Review: Borat returns with comedic vulgarity but overdone narrative
Sacha Baron Cohen returns to wreak havoc on unsuspecting strangers while posing as a fictional Kazakh journalist.
Nov. 08, 2020
Following the 2006 release of “Borat: Cultural Learnings of America for Make Benefit Glorious Nation of Kazakhstan,” enthusiasts of the film had to wait an excruciating 14 years for the sequel. “Borat Subsequent Moviefilm” maintains the crude humor and public pranking, but cannot quite reach the high comedic bar set by the first film.
Sacha Baron Cohen delivers an iconic performance as Borat Sagdiyev, a television journalist from Kazakhstan determined to redeem the reputation of his country in the eyes of the United States. He decides the best way to do this is to give his 15-year-old daughter Tutar (Maria Bakalova) as a “gift” to Vice President Mike Pence.
Although the main plot is fictional, the movie is unique in that most people on-screen are not actors. Rather, they are unsuspecting strangers who are under the impression that Borat and his crew are creating a truthful documentary. Is this ethical? That’s debatable. Nonetheless, it’s a major contributor to the comedic nature of Borat’s interactions with the confused public.
“Borat Subsequent Moviefilm” blends the perfect balance of lowbrow and highbrow comedy. The extremely crude — and at times repulsive — humor resembles the first film, chock-full of jokes about Jewish culture, incest, prostitution and “sexy time.” In other words, anyone sensitive to dark humor will not be a fan of Borat. But for other viewers, the obscene comedy is as hilarious as it is shocking. The sequel was purposefully released on Oct. 23, shortly before Election Day, with plenty of references to current events and jabs at politicians. And yes, that uncomfortable scene with Trump’s personal attorney Rudy Giuliani was real.
That all being said, compared to the original “Borat” film, the sequel has significantly less laughable moments. There is more time devoted to developing the plot, yet for audiences expecting the constant punches from Borat’s vulgarity, there is too much unnecessary narrative. The action fails to keep a consistent momentum, at times slowing to a meaningless trickle as the viewer waits for the humor to return. Heartwarming moments are just plain off-putting when jammed between racist political rallies and sexual innuendos.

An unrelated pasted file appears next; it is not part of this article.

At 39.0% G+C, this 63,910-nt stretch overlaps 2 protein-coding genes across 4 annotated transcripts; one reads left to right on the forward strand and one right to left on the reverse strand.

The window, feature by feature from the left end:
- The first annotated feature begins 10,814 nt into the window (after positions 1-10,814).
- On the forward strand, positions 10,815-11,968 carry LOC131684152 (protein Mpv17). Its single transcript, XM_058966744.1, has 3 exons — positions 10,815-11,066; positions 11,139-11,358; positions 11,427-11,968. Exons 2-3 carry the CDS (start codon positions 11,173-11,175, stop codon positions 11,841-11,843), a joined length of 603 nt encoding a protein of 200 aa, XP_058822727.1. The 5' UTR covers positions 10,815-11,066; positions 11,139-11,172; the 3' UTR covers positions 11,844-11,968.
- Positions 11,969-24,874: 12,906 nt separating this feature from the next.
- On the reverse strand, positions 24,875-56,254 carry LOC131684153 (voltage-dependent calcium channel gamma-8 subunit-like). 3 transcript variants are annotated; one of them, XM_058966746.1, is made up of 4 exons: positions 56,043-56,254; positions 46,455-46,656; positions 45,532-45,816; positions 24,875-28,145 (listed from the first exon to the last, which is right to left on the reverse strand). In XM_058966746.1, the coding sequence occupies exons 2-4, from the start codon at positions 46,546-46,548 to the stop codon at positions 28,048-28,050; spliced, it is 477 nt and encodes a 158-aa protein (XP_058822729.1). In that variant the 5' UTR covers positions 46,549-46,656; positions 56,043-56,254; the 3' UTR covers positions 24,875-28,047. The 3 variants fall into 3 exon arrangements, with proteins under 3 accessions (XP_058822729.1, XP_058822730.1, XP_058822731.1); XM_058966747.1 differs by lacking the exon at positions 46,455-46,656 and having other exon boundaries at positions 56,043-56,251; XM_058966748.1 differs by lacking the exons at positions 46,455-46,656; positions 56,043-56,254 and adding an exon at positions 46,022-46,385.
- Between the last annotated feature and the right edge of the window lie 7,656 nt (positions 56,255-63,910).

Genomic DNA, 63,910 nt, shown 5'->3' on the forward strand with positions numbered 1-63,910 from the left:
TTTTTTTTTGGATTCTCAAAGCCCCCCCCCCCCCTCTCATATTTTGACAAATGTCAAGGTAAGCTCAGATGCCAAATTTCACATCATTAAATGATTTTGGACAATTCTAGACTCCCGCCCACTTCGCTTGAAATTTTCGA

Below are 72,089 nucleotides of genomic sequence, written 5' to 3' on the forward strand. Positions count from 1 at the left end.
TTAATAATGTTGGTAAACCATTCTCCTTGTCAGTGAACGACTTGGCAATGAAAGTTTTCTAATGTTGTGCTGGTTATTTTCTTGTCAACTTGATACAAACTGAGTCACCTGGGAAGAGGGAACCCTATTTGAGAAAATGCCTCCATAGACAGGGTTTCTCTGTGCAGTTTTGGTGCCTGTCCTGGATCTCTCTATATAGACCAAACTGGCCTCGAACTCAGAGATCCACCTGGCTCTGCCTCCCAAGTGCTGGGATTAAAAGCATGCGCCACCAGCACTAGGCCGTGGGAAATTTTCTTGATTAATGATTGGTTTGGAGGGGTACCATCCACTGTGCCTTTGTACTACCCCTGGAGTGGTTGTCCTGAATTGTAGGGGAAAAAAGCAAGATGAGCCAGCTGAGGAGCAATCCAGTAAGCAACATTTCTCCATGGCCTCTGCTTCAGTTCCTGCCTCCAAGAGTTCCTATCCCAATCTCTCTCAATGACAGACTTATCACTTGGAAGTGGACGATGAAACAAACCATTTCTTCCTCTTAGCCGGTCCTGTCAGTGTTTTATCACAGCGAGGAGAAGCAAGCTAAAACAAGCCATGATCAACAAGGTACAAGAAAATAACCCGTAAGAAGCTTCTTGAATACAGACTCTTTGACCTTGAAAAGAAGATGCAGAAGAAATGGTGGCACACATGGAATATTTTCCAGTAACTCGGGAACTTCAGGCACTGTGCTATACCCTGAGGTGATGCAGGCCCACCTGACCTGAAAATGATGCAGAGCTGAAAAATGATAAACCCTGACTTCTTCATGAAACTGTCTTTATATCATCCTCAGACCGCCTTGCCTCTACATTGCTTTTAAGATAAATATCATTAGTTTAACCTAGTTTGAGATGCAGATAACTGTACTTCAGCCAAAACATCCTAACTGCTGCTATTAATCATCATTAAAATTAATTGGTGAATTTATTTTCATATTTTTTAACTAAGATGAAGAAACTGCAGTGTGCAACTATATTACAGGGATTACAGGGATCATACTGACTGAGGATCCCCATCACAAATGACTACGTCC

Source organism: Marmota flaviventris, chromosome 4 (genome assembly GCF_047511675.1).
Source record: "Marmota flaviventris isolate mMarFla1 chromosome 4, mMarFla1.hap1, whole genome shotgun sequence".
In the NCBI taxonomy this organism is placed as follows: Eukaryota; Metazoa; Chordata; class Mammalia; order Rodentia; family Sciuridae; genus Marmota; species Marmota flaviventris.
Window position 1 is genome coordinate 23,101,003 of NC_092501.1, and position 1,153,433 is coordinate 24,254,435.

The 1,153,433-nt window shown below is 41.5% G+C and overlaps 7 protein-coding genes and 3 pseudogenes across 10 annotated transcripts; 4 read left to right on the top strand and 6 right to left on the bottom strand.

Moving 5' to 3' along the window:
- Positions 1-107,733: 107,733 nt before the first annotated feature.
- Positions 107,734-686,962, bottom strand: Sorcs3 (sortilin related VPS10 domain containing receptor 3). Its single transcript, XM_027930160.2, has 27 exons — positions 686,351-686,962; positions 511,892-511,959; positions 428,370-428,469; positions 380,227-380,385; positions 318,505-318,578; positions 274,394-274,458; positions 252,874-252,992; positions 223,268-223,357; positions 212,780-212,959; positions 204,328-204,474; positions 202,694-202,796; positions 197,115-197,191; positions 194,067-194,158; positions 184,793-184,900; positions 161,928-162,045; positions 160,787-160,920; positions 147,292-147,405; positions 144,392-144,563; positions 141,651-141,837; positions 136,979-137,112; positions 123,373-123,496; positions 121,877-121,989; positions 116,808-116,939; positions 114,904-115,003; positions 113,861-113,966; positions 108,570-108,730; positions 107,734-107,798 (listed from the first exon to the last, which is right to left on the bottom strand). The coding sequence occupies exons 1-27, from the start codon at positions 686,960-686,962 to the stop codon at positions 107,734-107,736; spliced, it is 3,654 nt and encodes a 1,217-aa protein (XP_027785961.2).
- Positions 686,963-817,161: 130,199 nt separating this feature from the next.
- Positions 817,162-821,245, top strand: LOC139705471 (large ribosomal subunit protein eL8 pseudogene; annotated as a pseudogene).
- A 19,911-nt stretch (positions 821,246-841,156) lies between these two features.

When Tutar is added to the storyline, the new character takes away screen time from the movie’s defining character. Bakalova does create a quirky character that is comedic in her own way, yet no actor could ever match the distinct energy Cohen brings. Cohen even remained in character for five days straight while living with a pair of conspiracy theorists.
By far, the most creatively crafted scene occurs after Tutar accidentally swallows a mini plastic baby from the cupcake that Borat gave her. He rushes his daughter to a women’s health center, which in actuality is an anti-abortion pregnancy center. Cohen then gets a golden moment to bring on the obscene irony, explaining that he wanted to “give [his] daughter pleasure” and is the one who “put the baby inside her.” It’s difficult to watch without bursting out in laughter.
In its entirety, “Borat Subsequent Moviefilm” rekindles the crude humor Borat is known for but doesn’t quite live up to the expectations for an onslaught of hilarity. The storyline matches the characters but diverges too far from the absurdity in a weak attempt at an emotional narrative. Nonetheless, Cohen impressively carries the movie on his shoulders. But he probably won’t impress Mike Pence.
Edited by Chloe Konrad | email@example.com